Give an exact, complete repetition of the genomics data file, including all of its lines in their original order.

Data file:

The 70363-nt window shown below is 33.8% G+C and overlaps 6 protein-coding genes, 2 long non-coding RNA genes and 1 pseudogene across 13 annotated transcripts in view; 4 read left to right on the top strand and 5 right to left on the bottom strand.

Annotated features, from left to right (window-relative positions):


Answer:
The 70363-nt window shown below is 33.8% G+C and overlaps 6 protein-coding genes, 2 long non-coding RNA genes and 1 pseudogene across 13 annotated transcripts in view; 4 read left to right on the top strand and 5 right to left on the bottom strand.

Annotated features, from left to right (window-relative positions):